John Brown Coffee

08 Aug

It’s arguable that no man in American history was as committed to the cause of freedom as John Brown. A radical abolitionist who met his end at the end of a hangman’s noose for organizing a daring raid against slaveholders in Harper’s Ferry, West Virginia. As I drove through Maryland this weekend, rather aimlessly after missing a crucial turnoff on the beltway, I spied the John Brown Coffee sign at a random intersection outside Cockeysville and just had to stop by, even though I was already well-caffeinated by that point.

I have no idea to this day whether the name referenced the hero or another John Brown. The website offered no clue, and as I stood there in the middle of Civil War country, I kind of just assumed. I’m sticking with that assumption because the cause of freedom for all was just one of many ‘radical’ notions discussed in coffeehouses across Europe and beyond during those heady days in which humanity was evolving by leaps and bounds in terms of consciousness. What could be more fitting than a coffeehouse named after the great abolitionist himself?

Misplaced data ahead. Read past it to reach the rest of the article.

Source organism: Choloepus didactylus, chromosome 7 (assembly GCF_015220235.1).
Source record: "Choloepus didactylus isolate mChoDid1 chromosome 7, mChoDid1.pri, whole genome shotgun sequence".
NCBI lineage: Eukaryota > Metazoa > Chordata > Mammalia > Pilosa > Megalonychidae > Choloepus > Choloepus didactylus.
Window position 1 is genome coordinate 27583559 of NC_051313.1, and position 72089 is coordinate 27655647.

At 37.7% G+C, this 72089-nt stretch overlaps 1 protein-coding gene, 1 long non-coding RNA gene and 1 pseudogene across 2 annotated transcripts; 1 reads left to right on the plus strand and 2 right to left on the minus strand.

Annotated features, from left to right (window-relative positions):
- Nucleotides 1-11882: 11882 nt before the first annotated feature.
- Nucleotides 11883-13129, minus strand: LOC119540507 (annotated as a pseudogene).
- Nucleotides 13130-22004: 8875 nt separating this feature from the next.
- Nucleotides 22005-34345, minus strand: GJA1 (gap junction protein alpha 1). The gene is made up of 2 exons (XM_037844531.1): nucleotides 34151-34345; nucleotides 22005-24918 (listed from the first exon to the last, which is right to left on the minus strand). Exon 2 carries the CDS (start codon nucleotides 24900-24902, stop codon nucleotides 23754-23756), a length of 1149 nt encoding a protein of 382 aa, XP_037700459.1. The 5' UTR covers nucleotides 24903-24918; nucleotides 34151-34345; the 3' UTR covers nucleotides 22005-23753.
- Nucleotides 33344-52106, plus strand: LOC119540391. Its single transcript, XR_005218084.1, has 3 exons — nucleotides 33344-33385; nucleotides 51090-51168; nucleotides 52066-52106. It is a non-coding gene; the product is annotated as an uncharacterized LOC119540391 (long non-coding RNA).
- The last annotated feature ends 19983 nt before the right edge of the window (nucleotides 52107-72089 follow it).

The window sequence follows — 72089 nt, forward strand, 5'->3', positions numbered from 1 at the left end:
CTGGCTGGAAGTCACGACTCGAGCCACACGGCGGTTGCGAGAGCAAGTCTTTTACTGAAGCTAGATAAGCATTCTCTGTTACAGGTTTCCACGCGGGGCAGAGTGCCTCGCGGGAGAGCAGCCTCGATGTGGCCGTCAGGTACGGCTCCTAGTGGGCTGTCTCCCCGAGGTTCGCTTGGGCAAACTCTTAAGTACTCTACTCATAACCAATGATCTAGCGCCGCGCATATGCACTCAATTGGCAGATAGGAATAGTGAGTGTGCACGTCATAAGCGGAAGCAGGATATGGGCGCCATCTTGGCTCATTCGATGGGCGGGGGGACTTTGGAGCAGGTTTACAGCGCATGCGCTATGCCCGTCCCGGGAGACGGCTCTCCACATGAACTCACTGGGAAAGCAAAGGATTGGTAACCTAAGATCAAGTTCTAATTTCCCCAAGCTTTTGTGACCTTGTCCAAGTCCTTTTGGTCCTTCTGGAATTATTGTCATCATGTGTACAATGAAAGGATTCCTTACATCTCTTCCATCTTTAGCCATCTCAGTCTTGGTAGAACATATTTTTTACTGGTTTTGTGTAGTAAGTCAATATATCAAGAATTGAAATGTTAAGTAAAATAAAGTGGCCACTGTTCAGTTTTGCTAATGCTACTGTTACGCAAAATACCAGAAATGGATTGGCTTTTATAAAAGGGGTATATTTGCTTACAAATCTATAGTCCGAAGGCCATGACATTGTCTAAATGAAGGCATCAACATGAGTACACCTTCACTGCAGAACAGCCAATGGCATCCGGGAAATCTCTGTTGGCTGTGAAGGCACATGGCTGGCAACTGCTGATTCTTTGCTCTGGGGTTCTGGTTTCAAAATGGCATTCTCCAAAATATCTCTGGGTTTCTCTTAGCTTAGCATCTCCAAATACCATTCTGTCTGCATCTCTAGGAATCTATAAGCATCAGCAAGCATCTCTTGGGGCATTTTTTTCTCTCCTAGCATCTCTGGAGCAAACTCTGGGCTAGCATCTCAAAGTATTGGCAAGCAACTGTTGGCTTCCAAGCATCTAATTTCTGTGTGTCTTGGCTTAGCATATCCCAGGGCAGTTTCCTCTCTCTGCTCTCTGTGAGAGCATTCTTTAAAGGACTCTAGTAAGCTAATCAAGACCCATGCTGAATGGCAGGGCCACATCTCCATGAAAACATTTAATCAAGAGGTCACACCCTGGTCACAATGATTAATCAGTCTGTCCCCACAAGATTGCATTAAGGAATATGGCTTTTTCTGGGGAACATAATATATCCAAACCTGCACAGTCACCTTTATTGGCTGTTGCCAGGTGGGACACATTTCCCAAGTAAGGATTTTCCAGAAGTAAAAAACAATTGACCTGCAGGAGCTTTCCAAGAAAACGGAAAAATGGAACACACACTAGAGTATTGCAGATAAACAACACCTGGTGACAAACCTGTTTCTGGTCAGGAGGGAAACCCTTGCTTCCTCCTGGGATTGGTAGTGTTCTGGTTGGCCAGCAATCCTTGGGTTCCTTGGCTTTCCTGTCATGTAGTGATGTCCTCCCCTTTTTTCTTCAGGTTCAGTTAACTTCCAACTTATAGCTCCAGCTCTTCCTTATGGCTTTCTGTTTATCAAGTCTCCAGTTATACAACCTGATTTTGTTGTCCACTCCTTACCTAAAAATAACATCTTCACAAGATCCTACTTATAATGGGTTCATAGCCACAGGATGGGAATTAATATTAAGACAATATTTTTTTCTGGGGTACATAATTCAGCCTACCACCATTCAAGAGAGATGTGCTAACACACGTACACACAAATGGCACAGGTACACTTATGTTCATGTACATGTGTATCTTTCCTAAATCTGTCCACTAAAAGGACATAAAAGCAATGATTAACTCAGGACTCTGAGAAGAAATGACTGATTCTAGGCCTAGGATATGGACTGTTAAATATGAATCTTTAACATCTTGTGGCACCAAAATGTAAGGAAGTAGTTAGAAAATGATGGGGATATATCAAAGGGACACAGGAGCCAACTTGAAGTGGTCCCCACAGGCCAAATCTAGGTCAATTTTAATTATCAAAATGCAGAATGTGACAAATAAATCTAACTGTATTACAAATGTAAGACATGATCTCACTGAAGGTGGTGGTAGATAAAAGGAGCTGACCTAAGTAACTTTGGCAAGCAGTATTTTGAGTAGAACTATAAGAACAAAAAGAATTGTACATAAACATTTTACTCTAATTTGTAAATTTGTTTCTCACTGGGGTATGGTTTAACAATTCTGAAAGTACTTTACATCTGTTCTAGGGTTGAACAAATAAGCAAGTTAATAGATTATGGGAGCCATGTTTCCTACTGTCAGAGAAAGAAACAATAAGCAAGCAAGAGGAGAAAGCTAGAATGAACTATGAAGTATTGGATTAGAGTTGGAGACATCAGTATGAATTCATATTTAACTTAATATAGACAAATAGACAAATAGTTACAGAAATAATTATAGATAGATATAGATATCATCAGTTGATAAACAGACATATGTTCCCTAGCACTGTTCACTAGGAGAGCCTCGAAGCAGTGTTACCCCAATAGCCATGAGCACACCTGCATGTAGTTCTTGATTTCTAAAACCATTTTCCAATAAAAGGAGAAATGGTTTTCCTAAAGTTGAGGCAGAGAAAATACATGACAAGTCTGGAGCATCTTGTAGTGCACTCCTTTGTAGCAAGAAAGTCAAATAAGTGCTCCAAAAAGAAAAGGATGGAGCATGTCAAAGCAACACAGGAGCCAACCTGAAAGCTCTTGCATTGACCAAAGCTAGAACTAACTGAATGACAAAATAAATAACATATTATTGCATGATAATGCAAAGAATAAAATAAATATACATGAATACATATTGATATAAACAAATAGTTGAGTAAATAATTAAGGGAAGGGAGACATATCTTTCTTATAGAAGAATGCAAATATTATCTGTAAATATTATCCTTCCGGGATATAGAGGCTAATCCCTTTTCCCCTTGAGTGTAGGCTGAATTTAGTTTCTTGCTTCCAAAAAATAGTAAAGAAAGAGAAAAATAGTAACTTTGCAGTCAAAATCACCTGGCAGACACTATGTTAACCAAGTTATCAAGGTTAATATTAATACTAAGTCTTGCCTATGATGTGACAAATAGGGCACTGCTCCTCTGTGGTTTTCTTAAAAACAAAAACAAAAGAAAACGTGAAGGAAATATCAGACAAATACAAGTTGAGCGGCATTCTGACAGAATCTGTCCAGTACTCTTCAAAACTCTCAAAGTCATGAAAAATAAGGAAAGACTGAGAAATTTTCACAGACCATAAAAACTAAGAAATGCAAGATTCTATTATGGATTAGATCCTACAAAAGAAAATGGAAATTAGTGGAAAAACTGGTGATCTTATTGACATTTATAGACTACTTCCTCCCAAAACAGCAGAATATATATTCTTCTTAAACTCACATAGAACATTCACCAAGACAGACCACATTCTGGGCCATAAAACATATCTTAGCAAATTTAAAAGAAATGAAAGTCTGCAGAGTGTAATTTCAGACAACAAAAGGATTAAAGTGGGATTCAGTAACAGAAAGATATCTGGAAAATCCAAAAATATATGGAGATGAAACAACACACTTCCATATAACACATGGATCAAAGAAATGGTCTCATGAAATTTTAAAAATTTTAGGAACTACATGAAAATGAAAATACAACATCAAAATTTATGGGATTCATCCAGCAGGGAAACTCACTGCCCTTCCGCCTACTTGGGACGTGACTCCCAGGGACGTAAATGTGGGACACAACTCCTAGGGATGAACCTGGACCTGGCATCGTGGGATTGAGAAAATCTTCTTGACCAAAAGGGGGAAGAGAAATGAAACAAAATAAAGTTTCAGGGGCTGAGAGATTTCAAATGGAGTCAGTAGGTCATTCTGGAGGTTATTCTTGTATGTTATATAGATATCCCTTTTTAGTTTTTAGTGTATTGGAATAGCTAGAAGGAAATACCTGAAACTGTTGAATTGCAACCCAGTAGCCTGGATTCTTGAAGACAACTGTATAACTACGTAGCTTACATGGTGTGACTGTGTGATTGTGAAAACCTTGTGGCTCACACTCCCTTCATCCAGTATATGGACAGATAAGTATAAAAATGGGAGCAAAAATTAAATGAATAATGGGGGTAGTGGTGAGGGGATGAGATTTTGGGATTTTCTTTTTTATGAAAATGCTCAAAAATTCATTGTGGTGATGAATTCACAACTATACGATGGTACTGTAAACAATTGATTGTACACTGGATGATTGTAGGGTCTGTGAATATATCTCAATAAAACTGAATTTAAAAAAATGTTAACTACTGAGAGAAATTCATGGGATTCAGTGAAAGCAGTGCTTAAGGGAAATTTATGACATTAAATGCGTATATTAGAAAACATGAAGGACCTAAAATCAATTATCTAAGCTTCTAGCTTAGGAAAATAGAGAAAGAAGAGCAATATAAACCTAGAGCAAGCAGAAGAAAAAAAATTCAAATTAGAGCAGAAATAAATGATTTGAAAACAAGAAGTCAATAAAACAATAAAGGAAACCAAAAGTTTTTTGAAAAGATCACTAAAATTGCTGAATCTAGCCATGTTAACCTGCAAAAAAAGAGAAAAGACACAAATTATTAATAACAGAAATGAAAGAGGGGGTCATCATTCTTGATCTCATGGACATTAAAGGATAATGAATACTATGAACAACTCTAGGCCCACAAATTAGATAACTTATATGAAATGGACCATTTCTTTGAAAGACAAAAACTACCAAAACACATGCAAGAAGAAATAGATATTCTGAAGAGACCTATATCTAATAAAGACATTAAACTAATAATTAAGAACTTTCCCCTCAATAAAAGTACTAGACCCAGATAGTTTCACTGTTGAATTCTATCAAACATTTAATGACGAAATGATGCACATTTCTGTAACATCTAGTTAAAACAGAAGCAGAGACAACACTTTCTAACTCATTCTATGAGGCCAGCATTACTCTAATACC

The cafe itself is beautiful. It’s a brown stone building within a complex of several other brown stone buildings which seem to collectively be part of a park. You order from a window and sit outside at one of several tables, and I could see a few travelers taking advantage of that shady little spot they concocted. Boy is it necessary in a Maryland summer! Apparently they’ve been there since 2017, serving the massive number of tourists who come through on their way to Baltimore and points south.

They also find their beans locally. Well, local-ish. John Brown Coffee gets their coffee from Pipe & Tabor Roasting Company from Germantown, New York. These folks in turn source their actual beans from Red Fox Coffee Merchants, which is known for working closely with local farmers. The particular coffee I ordered was a Kenyan. It absolutely had the citrus quality for which African coffees are known. The floral/fruity was immediately evident when I took a sip before putting the milk in, and that’s not generally my cup of tea (wait, I mean coffee), but you know what? This worked because of the complexity. The floral flavors had a range to them that I’d call a veritable bouquet. I wanted something special and new and I got it. The point of all this is to have an adventure in each cup. Capital job!

I hope that anyone traveling through Maryland gets as lost as I did. You might just run across this little outpost. As for me, I’ll be heading North for my next exploration. Technically northwest. Remember how when I was reviewing Susquehanna Coffee, the land to the west of 11/15 was like another world? I’m going back to that world. Until then, stay caffeinated.


the outside…

the inside…
















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Posted by on August 8, 2021 in Uncategorized


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